Can anyone give me any ideas on what I need to do to upgrade to win 7?? Is there any preliminary stuff I need to do?? Also, do I lose the HP support tools that automatically checks for the latest versions of their drivers, etc??
Also, I have 2 hard drives. One has windows xp prof for a couple of programs that need to run in a 32-bit environment. When I install win 7 will it get rid of the dual boot option or do I need to do that prior to reinstalling?
Finally, will the programs that must run in 32-bit be able to run in the xp mode. I want to use windows 7 64-bit.
Message Edited by lucilgood on 07-10-2009 09:29 AM
I assume you are refering to an eventual upgrade to Windows 7 Pro when released in a few months? At this point, other than backing up files in case of disaster, and having a set of good restore disks handy, there is nothing preliminary to do. That may change when it is actually released, but that won't be known for months yet. Assuming you are planning on going from 64 to 64, and not 64 to 32, you will have the option of an upgrade or a clean install. Based upon issues with the RC upgrade process, I recommend a clean install without reformating the drive. That then moves all of the old program files and the old OS to a folder called Windows.old. You can delete that folder at your convenience but it is at least good to have around up front in case you need to find a driver that is not yet available in Windows 7 (most Vista drivers are reasonably compatible). It also preserves Recovery Manager (if your machine uses that utlility) - you can copy it out of WIndows.old and run it if you need to install an old app. There is a bit more on that later in this note.
If you want to keep the dual boot option, you might want to check on the Microsoft Technet forums, since different people have had different luck on that front. It will not get rid of the partition but a few people have had minor complications with Master Boot Records getting confused and needing to be reset. If the goal is to get rid of the dual boot setup, you should do it beforehand, since a straight-up Windows 7 upgrade won't touch it. As a follow-up to that, you would also need to customize System Restore settings, since System Restore in Windows 7 and XP do not always work well together (if WIndows 7 takes restore points from the XP drive, it can eliminate any being made by XP).
With respect to other questions, some HP support tools such as the utility to automatically check for updates, do not work under Windows 7. The logic is pretty straightforward - it is a Vista utlity looking for Vista compatible upgrades. While WIndows 7 is most definitely an upgraded version of Vista, it is version 6.1X, not 6.0X. On the bright side though as noted earlier, as long as you do an upgrade or a clean install without a reformat, Recovery Manager does work under Windows 7 (ot at least it does with the RC). With an upgrade it is simple but even with the type of clean install specified, all you need to do is find the app under program files (within Windows.old). Recovery Manager is a stand alone app that does not appear to be tied into the registry. I have used it numerous times to restore Vista apps and drivers into the RC.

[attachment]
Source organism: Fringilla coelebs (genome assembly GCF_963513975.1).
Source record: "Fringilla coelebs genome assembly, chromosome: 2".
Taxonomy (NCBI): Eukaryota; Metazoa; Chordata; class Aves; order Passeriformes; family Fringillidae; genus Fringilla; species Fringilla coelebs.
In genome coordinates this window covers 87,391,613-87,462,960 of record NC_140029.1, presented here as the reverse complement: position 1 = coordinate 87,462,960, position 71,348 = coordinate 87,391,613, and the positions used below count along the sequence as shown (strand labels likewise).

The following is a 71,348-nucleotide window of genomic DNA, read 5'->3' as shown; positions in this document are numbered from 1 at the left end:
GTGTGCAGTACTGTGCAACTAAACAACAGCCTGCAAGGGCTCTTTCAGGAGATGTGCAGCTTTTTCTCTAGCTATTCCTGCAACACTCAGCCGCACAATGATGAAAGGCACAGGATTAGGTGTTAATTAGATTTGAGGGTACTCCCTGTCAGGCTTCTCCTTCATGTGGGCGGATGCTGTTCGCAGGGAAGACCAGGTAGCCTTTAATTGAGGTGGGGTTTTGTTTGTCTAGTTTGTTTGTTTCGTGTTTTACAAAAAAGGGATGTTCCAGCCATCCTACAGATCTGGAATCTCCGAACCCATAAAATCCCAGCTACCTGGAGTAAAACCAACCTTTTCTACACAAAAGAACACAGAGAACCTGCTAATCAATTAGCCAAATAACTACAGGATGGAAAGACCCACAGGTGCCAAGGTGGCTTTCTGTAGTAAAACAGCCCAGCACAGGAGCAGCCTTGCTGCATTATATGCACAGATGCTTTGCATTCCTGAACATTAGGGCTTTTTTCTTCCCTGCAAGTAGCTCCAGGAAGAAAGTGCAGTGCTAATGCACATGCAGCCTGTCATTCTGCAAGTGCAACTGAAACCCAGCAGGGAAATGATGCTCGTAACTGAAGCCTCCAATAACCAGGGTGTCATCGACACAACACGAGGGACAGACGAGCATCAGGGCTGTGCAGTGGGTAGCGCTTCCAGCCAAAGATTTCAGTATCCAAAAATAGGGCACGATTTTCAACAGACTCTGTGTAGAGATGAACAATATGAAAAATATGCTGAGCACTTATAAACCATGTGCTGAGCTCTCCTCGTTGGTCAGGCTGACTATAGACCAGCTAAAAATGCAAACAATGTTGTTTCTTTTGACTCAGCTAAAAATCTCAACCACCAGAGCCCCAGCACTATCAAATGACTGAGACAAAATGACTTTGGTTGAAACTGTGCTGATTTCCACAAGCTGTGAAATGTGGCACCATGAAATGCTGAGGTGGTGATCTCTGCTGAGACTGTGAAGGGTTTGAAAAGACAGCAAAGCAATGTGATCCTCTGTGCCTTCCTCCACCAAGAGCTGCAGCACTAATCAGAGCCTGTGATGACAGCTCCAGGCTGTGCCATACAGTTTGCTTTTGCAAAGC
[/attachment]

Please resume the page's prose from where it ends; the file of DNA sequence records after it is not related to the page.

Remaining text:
Finally, as to the subject of XP mode, you really should check and make sure your machine is VT enabled - XP mode will not work unless that technology is present and is enabled in the bios. FWIW, a very substantial number of major market machines (including lots of HP computers) are not VT enabled, or if they even have the technology, do not have a bios command to turn it on. You should also keep in mind that even if XP mode works, it is still a beta and there are lots of performance issues with it. That does not, however, mean that you need to keep XP on a separate partition. Sun's Virtualbox runs very well under Windows 7 (Microsoft's Virtual PC 2007 runs okay as well also long as you do not try to install XP mode). I prefer Virtualbox since it is faster and will pick up USB ports/devices. Both VPC 2007 and Virtualbox are also free - you just need to have the OS to isntall within them. They also both run under Vista if you wanted to try them out. I use Virtualbox to run a couple legacy apps and am very happy with it. It even has a very simple seamless mode, although I have had no reason to use it.